COVID-19: The good, the bad and the surprising

Journal of Commerce | Peter Caulfield | October 29, 2021

COVID-19 has made our lives miserable for more than a year and a half. The Journal of Commerce recently asked four western Canada experts on, respectively, medical geography, epidemiology, economics and mental health, what has struck them as noteworthy about COVID-19, including how it compares to previous pandemics.

Tom Koch, a medical geographer at the University of British Columbia, says the good news about COVID-19 is that it isn’t what the World Health Organization (WHO) calls Disease X, a previously unknown pathogen.

“I don’t think the mortality rate is high enough to qualify,” Koch said. “But as a respiratory virus it has followed much the same pattern we have seen many times.”

Disease X will be new, spread quickly and carry a mortality rate that could exceed 30 percent.

“Every century has had its Disease X,” said Koch. “There was plague, recurring periodically between the 14th and 19th centuries. Then yellow fever, which in the 18th century decimated eastern U.S. cities.”

In the 19th century it was cholera, at the end of the First World War it was influenza and in the 1950s it was polio.

“More recently, AIDS, Ebola Virus Disease, SARS [severe acute respiratory syndrome,] and West Nile Virus are all evidence of the rapid evolution taking place in the microbial world,” Koch said.

One of the most surprising things about COVID-19 is that it continues to take the world off-guard.

“Respiratory viruses have often had secondary effects that are moderate or long-lasting,” he said. “We saw that in 1918-1919. And this type of virus typically comes in a series of waves, the first weaker than the next.”

Ewald Boschmann, a former Manitoba deputy minister of finance, says what caught his attention was the way the housing market heated up and stayed hot, because the bottom had been expected to fall out of it.

“Another surprise has been the flight of people to the suburbs, exurbs and rural areas, where they can work by computer,” said Boschmann.

He was also unprepared for the large amount of money that has been shelled out by government to individuals and businesses and the speed with which it was done.

“There’s been a jump in the personal savings rate as most people have been socking away the money they received,” said Boschmann. “When things start loosening up again will they start spending it all, and will that lead to a jump in inflation? Prices have been increasing and the risk of more inflation is higher than it has been in quite a while.”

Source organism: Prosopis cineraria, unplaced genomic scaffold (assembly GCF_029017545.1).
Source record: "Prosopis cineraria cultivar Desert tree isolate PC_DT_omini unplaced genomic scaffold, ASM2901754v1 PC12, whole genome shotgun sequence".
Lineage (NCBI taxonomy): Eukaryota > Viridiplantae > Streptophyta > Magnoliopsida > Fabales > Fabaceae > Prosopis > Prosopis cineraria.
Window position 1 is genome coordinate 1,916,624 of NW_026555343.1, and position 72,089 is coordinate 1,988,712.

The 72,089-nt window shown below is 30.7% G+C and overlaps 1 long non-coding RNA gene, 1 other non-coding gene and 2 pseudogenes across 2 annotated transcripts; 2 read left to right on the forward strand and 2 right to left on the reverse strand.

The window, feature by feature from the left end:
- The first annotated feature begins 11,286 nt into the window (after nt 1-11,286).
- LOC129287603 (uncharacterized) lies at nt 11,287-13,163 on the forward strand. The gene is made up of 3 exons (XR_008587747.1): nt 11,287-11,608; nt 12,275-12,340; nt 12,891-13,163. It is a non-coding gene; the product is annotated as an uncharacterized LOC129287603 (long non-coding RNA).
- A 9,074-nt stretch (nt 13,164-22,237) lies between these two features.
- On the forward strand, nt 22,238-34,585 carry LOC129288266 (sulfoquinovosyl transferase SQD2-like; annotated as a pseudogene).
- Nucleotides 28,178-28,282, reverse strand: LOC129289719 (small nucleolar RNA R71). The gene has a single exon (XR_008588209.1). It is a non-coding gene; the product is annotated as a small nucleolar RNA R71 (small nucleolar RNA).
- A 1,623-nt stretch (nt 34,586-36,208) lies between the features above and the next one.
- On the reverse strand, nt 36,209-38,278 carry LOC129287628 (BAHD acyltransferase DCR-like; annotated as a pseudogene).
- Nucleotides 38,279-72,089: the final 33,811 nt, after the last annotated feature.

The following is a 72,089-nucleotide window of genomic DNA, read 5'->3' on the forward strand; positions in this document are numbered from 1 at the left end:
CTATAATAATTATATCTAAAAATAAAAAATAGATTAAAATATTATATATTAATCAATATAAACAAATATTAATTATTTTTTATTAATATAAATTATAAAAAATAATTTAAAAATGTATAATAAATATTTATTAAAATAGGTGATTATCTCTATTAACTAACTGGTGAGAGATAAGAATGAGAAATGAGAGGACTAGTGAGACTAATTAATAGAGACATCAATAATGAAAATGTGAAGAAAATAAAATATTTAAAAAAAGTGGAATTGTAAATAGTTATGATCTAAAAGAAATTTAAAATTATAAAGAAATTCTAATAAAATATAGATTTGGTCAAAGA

Finally, Boschmann says he is surprised the pandemic has lasted as long as it has.

“It won’t be over until the authorities, who are subject to political pressure from a jittery public,  say it’s over, and that could take a while,” he said.

Melanie Gorman Ng, BC Construction Safety Alliance health and exposure scientist and adjunct professor in the University of British Columbia School of Population and Public Health, wasn’t expecting COVID-19 would wreak such havoc.

“I never thought such a thing would happen in my lifetime,” said Gorman Ng.

She was also unprepared for the reluctance of many people to accept how the virus spreads.

“According to the evidence, the main way it spreads is through the air, so the way to protect yourself is by wearing a mask and practicing social distancing,” said Gorman Ng. “But many people apparently still don’t believe that. And although hygiene and cleanliness are certainly important, there has been no evidence of surface transmission of the virus.”

Diana Vissers, a workplace mental health expert and founder of Work to Wellness Rehabilitation Ltd., was taken aback by the hoarding of toilet paper in the early stage of the pandemic.

“It’s a fear response and gives hoarders a feeling of being in control of a threatening situation,” said Vissers. “It seems irrational, but it helps keeps us alert.”

Vissers says she is pleasantly surprised that her conversations with employers have become more productive.

“Employers don’t need to be convinced any more about the importance of their employees’ mental health” she said. “I often get calls from them telling me ‘We need help!’ Organizations need to build confidence with their employees that they’re doing the right thing in the way they’re dealing with the pandemic.”

Vissers says a positive aspect of the pandemic is that in workplaces in the future there will be more talk about mental health.

“COVID-19 has led many people to do a values inventory of what is important to them and what is not,” she said. “Now is the time for people to pay attention to the thoughts in their head and to look after their mental health.”